Ute Indian Tribe Secures Major Victory In State Court Case Involving Tribal Jurisdiction
The Ute Indian Tribe of the Uintah and Ouray Reservation has secured a major victory in the successful dismissal of a case brought in the Eighth Judicial District Court in Duchesne County, Utah. The case, Ryan Harvey v. Ute Indian Tribe et al., was originally brought by Ryan Harvey, Rocks Off Inc., and Wildcat Rentals Inc. against the Ute Indian Tribe, L.C. Welding & Construction, Inc., Larose Construction Company, D. Ray C. Enterprises LLC, Huffman Enterprises, Newfield Production Company and several other named Tribal officials.
In his complaint, Mr. Harvey had claimed that the Ute Indian Tribe did not have jurisdiction to regulate non-Tribal business within the Uintah and Ouray Reservation through its tribal employment preference program, UTERO, and business licensing laws. Mr. Harvey and employees of Rocks Off and Wildcat Rentals were subject to a September 2015 emergency banishment and exclusion order of the Tribal Business Committee due to their failure to abide by and recognize laws of the Ute Indian Tribe.
In granting the Ute Indian Tribe’s motion to dismiss the case, the Eighth Judicial District Court found that the Tribe was immune from suit and that the state court did not have subject matter jurisdiction over the Tribe to hear the case. In the litigation, the Tribe asserted that Mr. Harvey did not seek to first resolve his claims through available Tribal forums, and that his failure to exhaust administrative remedies barred him from bringing claims in a State forum. The State court determined that the court would not have jurisdiction over the Tribe even if Mr. Harvey had exhausted his administrative remedies and that the tribal court, if necessary, would be better suited to determine issues present in the case. In finding that the Tribe was a necessary and indispensable party to the litigation but immune from suit, the court determined that resolving Mr. Harvey’s claims without the Tribe’s presence would impair the Tribe’s ability to protect its interests, further supporting the full dismissal of the case against all of the named defendants.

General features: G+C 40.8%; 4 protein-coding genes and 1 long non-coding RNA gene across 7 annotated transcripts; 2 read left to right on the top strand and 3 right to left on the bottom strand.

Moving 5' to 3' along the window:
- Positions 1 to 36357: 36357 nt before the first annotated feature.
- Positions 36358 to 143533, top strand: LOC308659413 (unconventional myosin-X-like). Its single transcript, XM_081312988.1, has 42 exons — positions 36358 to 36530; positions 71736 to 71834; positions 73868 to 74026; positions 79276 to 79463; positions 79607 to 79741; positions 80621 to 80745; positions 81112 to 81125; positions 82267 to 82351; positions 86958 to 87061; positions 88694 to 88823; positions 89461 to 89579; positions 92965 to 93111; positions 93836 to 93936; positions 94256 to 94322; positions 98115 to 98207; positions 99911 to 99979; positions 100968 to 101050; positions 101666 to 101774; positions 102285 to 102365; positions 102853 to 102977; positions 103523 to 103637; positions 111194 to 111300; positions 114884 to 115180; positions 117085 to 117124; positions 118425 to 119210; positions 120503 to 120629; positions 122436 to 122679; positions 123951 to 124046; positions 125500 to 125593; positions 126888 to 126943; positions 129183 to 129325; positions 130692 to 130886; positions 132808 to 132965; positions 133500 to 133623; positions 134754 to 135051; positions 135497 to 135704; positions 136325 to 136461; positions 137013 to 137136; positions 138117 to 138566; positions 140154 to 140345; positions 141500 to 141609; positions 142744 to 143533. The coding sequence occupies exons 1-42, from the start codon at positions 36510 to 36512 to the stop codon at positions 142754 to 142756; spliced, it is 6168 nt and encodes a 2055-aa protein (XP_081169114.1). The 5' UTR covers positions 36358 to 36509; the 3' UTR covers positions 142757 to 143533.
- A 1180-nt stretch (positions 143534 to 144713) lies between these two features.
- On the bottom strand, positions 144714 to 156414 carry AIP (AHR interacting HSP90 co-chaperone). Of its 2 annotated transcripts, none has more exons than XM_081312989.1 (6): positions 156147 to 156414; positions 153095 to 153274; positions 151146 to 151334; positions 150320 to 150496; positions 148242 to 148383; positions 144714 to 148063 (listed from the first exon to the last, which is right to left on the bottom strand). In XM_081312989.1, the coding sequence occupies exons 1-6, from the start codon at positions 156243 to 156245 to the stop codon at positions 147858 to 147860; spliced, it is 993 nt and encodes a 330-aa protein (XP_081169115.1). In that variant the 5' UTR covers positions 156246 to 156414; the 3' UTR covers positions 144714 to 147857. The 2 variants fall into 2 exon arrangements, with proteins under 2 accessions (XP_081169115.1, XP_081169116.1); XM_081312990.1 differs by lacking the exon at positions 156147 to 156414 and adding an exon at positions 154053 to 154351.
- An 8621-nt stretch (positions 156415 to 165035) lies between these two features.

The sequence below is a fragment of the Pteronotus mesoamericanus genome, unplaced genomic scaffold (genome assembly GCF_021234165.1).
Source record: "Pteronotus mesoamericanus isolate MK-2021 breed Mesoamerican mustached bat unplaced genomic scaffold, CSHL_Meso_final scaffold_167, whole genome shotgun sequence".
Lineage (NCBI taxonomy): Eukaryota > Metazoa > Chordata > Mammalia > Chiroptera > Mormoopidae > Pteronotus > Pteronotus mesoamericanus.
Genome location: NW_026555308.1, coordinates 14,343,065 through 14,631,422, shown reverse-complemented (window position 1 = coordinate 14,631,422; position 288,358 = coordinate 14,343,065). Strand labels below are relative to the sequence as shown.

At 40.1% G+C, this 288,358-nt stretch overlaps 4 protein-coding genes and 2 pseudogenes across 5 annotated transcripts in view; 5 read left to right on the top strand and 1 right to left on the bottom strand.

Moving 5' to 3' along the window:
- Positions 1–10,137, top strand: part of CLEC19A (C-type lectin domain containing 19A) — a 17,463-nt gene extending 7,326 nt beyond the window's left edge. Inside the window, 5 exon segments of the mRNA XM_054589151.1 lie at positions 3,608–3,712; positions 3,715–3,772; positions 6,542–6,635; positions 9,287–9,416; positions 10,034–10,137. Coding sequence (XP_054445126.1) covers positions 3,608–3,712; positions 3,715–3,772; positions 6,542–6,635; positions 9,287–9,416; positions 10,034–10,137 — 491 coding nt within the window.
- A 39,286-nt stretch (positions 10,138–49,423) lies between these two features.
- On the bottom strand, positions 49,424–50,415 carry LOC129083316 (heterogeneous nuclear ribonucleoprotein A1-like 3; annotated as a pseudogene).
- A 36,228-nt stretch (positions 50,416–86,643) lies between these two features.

The Tribe’s Business Committee issued the following official statement in response to the decision:
“Today’s decision from the Utah Eight Judicial District Court serves as an important milestone in the history of our relationship with the State of Utah. For the first time, the local State court has deferred to the jurisdiction of the Ute Indian Tribe in recognizing our inherent sovereign authority to enforce our own laws on the Uintah and Ouray Reservation. Well-reasoned and common sense court decisions that respect the rule of law and tribal sovereignty, like the one issued by the Eighth District Court today in this case, will go a long way to improving relations between the Tribe and the State and ensuring our jurisdiction as a Tribe is protected and maintained for generations to come. This type of decision is long overdue and we are very pleased that the state court has recognized and upheld the law with respect to the Ute Indian Tribe’s governmental authority. The decision in this case will serve as an important reminder to those companies operating within our borders that you cannot bypass or ignore the laws of the Ute Indian Tribe when you carry out business activities on the reservation.”
About the Ute Indian Tribe - The Ute Indian Tribe resides on the Uintah and Ouray Reservation in northeastern Utah. Three bands of Utes comprise the Ute Indian Tribe: the Whiteriver Band, the Uncompahgre Band and the Uintah Band. The Tribe has a membership of more than three thousand individuals, with over half living on the Uintah and Ouray Reservation. The Ute Indian Tribe operates its own Tribal government and oversees approximately 1.3 million acres of trust land which contains significant oil and gas deposits. The Ute Tribal Business Committee is the governing council of the Tribe. The Ute Indian Tribe is still engaged in legal battles with the state of Utah and local counties to protect the Tribe’s jurisdiction over lands that were specifically set-aside and reserved by the federal government for the benefit of the Tribe.